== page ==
The Upcoming German Elections: Continuity or Chaos?

In ten days, German voters head to the polls for parliamentary elections. This particular election is a watershed moment as Germany’s long-serving chancellor, Angela Merkel, is not running for re-election. After 16 years in power, the center-right chancellor is stepping down. Currently, the election is too close to call. As a result, the United States is intently watching the German election. Now, the questions become, how will Germany’s new government conduct its foreign policy and how will this impact the United States’ relationship with Germany?

How Do German Elections Work?

German elections work differently than those in the United States. German parliamentary elections utilize a combination of proportional representation and single-district constituency processes Each German voter submits two votes; the first vote is used to elect a local member of Parliament (MP) using the first-past-the-post system. In this vote, each candidate that wins the most votes (or is the first to move past the post) in the individual districts wins a seat in the Bundestag, Germany’s lower house of parliament.

The second vote is choosing a party and is key as it “determines the overall proportion of seats that each party holds” in the Bundestag. Then, the seats are allocated in accordance with how the parties fared in the election. Typically, no one party wins the majority of votes; the party with the most votes forms a coalition with another party (or parties) in order to govern. The Economist recently announced a poll to predict the winner of the German election. While there are several combinations of potential governing coalitions that may lead the next German government, the poll indicates that the combinations most likely to form a majority include the center-right Christian Democratic Union (CDU) and their Bavarian sister party, the Christian Social Union (CSU), the Greens, and the centrist Free Democrats (FDP); the Greens, the FDP, and the center-left Social Democrats (SPD); or, the least likely coalition, the CDU/CSU and the Greens.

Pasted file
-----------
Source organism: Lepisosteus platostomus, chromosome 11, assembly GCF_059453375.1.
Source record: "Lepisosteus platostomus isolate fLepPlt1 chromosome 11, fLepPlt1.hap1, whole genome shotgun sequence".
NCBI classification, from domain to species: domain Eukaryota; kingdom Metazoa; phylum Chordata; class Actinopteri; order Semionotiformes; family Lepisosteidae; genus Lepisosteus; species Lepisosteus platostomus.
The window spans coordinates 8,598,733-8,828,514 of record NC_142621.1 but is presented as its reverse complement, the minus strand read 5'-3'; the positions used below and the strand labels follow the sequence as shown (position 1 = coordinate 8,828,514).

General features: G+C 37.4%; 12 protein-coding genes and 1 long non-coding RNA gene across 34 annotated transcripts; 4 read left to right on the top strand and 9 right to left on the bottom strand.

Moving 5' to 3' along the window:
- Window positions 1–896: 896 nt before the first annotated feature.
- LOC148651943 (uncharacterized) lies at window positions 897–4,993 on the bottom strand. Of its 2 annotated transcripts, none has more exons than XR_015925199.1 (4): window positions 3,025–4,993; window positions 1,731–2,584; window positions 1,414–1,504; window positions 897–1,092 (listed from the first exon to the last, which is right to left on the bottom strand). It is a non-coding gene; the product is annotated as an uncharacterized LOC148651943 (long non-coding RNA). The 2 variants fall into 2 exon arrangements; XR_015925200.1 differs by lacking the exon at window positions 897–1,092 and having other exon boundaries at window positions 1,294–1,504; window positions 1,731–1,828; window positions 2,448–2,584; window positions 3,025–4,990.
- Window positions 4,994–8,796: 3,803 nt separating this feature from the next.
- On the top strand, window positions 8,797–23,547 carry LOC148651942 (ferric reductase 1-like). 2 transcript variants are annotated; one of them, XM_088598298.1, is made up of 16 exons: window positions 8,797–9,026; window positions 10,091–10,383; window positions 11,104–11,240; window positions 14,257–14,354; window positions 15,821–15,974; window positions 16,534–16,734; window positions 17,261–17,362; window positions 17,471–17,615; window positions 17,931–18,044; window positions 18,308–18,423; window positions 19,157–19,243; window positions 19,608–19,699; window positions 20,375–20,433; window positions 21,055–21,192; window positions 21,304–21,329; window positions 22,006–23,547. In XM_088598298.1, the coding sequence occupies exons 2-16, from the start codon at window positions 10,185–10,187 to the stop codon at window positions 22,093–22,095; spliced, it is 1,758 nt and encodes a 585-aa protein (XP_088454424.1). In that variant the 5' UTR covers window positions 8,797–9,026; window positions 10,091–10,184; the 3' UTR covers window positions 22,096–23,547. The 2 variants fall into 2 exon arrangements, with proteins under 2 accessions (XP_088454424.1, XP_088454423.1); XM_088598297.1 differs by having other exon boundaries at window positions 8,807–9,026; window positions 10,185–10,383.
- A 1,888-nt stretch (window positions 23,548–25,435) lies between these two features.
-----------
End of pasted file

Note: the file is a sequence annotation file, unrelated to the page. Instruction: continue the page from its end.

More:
Who are the CDU/CSU Parties?

The CDU/CSU, the current conservative governing bloc, is expected to perform well in the upcoming election on September 26. Led by Armin Laschet, the party’s foreign policy platform calls for continuity, aligned with Chancellor Merkel’s stances. For one, the CDU/CSU governing coalition are staunch supporters of the North Atlantic Treaty Organization (NATO) as a central part of regional and global security. The transatlantic alliance with the United States also centers prominently in the party’s foreign policy worldview, viewing the United States as a “central partner.” Additionally, the CDU/CSU, while noting that China’s rise must be countered, seeks close cooperation with China while coordinating with the United States and Europe. On Russia, the CDU/CSU promises to take a firm stance, striving to end the conflict in eastern Ukraine and Crimea.

Who are the Greens?

Overall, the Green party, led by Annalena Baerbock, wants to adopt a firmer position on both Russia and China and support further European unity. The Greens view NATO as a key “collective defense mechanism.” They are also deeply committed to European cooperation, Germany’s membership in NATO, and a strong transatlantic alliance with the United States. Should the Greens come to power, they would offer a shift toward a more aggressive foreign policy on China and Russia as they view the showdown in global politics to be between authoritarian and democratic ideals. Specifically, the Greens strongly oppose the Nordstream 2 pipeline with Russia and the European Union’s investment deal with China.

Who is the SPD?

The SPD foreign policy platform varies little from the other parties. Led by Olaf Scholz, the SPD supports NATO military deployments for peacekeeping mission, crisis prevention, and conflict management under the “framework of international order and its institutions.” The SPD is also a strong proponent of the transatlantic alliance and views the United States as a key ally. Similarly, the SPD advocates for deeper European integration. In short, the SPD maintains a deep commitment to the European and transatlantic alliances, seeing the European Union, the United States, and NATO as integral to Germany’s foreign policy. Moreover, the SPD looks to strike a balance between engaging and containing Russia and, while not considering China to be an adversary, advocates for the development of a Europe-wide strategy towards China.